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Wrong Deanna Davenport?

Deanna K. Davenport

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Background Information

Employment History

Nurse Practitioner

University of Missouri-Columbia Center for Rheumatic Diseases

Nurse Practitioner

University of Missouri Health Care



Web References (13 Total References)

Missouri Arthritis Rehabilitation Research and Training Center [cached]

Deanna Davenport, who is a nurse practitioner at the University of Missouri-Columbia Center for Rheumatic Diseases, knows that this is especially true for those with arthritis. From her own extensive experience with arthritis patients, Davenport has summed up some useful tips you can use for an efficient doctor's visit.

Missouri Arthritis Rehabilitation Research and Training Center [cached]

"On a day-to-day basis, the most important thing for patients with fibromyalgia to do is to work at understanding their disease and living with it," says Deanna Davenport, a nurse practitioner who often works with fibromyalgia patients at the University of Missouri-Columbia Center for Rheumatic Diseases.

Studies show that people who understand and accept their disease fare much better than those who don't, Davenport explains. Read books, check out reliable websites and seek out support groups to learn more about fibromyalgia, as well as how others are coping with it.
Pay attention to how you feel. If you are in the middle of a flare, tone down your activities and give yourself some time to rest and recover, Davenport suggests. Stress reduction is crucial because stress can trigger a flare-up and make symptoms worse.Accepting the disease is very important.
"People with fibro are never pain free," Davenport says. "It is up to them to learn how to manage with this pain, to make lifestyle changes to accommodate the fact that there will be times when they can't do everything they did before."
Pain Medication Will Only Do So Much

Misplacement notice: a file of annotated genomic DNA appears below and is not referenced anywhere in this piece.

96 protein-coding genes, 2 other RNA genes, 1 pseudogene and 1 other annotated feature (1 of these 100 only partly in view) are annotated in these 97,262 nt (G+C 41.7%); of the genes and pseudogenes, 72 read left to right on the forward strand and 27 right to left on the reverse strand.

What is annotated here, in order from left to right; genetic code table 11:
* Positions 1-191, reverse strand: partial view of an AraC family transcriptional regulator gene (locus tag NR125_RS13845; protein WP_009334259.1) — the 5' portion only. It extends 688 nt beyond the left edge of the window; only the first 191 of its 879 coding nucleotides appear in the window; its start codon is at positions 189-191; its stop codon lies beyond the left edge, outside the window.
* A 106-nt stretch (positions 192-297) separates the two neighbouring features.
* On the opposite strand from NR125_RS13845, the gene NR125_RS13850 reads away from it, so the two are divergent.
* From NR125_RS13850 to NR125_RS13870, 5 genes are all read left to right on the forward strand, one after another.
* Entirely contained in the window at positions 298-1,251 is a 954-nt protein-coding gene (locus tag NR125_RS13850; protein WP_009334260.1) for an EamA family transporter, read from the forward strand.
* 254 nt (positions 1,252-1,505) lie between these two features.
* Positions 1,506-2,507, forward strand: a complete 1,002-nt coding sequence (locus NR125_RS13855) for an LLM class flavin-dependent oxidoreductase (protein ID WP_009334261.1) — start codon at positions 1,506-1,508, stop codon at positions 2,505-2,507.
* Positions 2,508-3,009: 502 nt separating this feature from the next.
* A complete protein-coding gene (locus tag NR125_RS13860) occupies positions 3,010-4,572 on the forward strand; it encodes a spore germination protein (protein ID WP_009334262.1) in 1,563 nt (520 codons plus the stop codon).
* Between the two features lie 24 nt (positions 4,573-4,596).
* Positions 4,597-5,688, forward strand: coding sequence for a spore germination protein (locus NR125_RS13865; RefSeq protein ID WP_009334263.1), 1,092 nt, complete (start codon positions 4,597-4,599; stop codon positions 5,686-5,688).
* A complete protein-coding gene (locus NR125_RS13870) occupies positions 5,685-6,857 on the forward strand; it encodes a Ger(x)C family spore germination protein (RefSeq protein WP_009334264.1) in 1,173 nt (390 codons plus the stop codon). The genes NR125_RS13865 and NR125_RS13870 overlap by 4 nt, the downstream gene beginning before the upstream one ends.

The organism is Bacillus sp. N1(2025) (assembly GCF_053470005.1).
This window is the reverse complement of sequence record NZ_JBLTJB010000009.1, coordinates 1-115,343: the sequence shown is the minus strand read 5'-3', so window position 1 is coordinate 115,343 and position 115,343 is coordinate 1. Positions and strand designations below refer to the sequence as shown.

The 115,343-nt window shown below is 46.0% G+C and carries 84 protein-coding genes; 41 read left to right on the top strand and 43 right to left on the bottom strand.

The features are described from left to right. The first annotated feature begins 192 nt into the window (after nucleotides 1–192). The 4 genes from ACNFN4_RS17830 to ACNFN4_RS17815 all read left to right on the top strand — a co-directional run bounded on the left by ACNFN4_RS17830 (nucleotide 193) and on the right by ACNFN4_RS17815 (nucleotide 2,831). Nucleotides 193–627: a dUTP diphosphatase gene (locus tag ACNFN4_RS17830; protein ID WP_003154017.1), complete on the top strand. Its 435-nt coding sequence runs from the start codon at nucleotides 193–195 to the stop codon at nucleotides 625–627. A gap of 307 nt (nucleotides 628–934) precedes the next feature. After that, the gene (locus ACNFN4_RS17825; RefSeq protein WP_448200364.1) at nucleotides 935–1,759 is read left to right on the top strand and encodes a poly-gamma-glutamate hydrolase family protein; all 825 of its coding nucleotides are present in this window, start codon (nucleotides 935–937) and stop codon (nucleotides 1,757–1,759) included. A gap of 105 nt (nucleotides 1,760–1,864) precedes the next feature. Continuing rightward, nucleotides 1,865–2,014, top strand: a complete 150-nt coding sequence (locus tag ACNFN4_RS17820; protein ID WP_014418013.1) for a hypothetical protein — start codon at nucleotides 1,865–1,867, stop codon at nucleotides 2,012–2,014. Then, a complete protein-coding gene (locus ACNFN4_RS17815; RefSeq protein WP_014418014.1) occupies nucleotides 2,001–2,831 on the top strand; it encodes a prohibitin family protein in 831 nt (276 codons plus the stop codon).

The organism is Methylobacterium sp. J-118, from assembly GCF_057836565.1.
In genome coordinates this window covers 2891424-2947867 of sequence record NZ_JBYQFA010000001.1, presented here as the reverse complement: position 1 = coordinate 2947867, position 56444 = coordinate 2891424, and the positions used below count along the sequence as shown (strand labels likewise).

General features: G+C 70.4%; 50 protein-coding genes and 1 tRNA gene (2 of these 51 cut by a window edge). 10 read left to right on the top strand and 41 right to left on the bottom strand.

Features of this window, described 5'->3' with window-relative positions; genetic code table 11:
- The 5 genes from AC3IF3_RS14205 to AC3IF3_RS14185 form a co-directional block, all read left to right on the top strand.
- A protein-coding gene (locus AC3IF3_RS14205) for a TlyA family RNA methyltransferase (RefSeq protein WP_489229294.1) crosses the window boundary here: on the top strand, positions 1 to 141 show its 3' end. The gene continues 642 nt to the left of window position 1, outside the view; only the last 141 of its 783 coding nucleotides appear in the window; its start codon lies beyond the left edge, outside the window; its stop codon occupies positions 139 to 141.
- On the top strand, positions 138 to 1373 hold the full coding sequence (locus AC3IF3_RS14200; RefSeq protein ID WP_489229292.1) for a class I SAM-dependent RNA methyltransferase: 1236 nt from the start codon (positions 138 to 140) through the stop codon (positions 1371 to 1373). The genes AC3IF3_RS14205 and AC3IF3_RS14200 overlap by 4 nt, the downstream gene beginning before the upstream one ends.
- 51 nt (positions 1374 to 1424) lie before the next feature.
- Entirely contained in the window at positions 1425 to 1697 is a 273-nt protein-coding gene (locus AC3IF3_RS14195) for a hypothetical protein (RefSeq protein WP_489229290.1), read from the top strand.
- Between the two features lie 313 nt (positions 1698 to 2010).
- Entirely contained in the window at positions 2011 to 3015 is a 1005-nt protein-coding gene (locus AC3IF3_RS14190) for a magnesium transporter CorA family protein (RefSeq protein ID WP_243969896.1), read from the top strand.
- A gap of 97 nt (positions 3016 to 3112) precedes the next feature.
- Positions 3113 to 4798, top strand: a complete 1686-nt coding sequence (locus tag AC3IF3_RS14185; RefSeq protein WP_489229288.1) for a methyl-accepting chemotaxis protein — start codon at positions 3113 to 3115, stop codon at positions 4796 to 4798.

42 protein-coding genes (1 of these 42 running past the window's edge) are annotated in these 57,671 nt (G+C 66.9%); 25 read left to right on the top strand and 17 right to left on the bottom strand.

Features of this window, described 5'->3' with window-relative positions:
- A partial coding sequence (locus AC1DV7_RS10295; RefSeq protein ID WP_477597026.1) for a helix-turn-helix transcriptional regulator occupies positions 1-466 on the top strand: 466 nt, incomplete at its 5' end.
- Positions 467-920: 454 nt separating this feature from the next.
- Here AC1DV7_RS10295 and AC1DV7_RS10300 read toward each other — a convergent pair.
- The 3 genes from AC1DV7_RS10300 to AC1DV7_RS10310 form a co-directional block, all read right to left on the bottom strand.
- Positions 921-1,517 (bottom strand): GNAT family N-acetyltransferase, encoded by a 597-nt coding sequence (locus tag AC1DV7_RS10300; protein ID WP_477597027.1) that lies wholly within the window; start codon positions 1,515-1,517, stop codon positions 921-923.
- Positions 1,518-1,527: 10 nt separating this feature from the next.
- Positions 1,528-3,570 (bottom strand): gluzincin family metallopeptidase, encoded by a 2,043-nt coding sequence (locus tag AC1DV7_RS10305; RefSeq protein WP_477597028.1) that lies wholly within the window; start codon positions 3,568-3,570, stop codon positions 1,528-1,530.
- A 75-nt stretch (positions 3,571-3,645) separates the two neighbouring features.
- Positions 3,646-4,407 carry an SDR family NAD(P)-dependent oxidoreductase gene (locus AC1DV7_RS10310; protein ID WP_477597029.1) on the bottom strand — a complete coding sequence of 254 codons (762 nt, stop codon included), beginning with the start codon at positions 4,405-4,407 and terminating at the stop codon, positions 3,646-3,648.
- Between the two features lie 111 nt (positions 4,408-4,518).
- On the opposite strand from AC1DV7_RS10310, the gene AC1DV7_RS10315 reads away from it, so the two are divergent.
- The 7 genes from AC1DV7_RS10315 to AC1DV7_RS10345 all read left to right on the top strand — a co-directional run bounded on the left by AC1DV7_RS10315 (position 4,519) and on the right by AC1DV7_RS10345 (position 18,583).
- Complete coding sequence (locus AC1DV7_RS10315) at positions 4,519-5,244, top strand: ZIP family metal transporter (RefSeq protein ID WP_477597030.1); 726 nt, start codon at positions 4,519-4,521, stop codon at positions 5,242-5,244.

"Medical management of pain in fibromyalgia has limited value," Davenport says.
Exercise is one activity that targets fibromyalgia on all fronts, Davenport explains. Daily exercise not only improves the overall physical condition, but can also elevate the mood, diminish depression and improve sleep, all of which help to decrease pain."However, exercise is often one of the hardest things to prescribe," Davenport says. "Motion and physical activity are often what makes a person with fibromyalgia hurt more."
The key is to start slowly, even with just 3-5 minutes of an aerobic activity, such as walking, swimming, riding a stationary bike. "If this doesn't make you hurt worse the next day, then you are at the correct level," Davenport says.
The two conditions are considered medical cousins, Davenport says.

Missouri Arthritis Rehabilitation Research and Training Center [cached]

"Getting good sleep can be an even bigger issue for people with fibromyalgia and chronic fatigue syndrome (CFS)," says Deanna Davenport, a nurse practitioner at the University of Missouri-Columbia Center for Rheumatic Diseases. In addition to other sleep disorders, fibromyalgia and CFS can sometimes be associated with sleep apnea and restless leg syndrome. Davenport says a sleep study check for obstructive sleep apnea should be considered for those who stop breathing while asleep or for those who's own snoring actually awakens them. "Also, if their legs feel jumpy or they just have to get up and walk because their legs feel twitchy, a sleep valuation is a good idea to look for restless leg syndrome," says Davenport.

Faculty Profiles [cached]

Deanna K. Davenport, F.N.P.-B.C., M.S.N. Nurse Practitioner

Deanna enjoys her work in rheumatology and is happy to see patients with most rheumatic conditions. An attending rheumatologist is always available for consult when you see her.
Deanna's specific clinical interests include rheumatoid arthritis and fibromyalgia and the self-management of these conditions.
She also plays a large role in the infusion therapies program for inflammatory arthridities that is run out of the Center for Rheumatic Disease. If your condition requires infusion treatment, Deanna will be helping with your care.
Photo of Deanna Davenport

"Due to lack of physical signs, ... [cached]

"Due to lack of physical signs, fibro is not easily recognizable to the general public and is often called an 'invisible disease'," says Deanna Davenport, a nurse practitioner at the University of Missouri-Columbia Center for Rheumatic Diseases, who has extensive experience in helping FM patients.

"It is a very individual response in each patient as to whether they want others to know they have fibro or they don't, but I feel it is crucial for the family to know what's going on," says Davenport, who usually provides teaching materials to each patient to share with their families.

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